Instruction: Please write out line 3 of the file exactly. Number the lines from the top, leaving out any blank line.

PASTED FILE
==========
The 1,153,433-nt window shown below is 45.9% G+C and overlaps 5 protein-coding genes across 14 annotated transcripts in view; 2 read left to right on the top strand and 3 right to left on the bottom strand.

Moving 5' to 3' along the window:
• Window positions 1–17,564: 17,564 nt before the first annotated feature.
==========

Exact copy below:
• Window positions 1–17,564: 17,564 nt before the first annotated feature.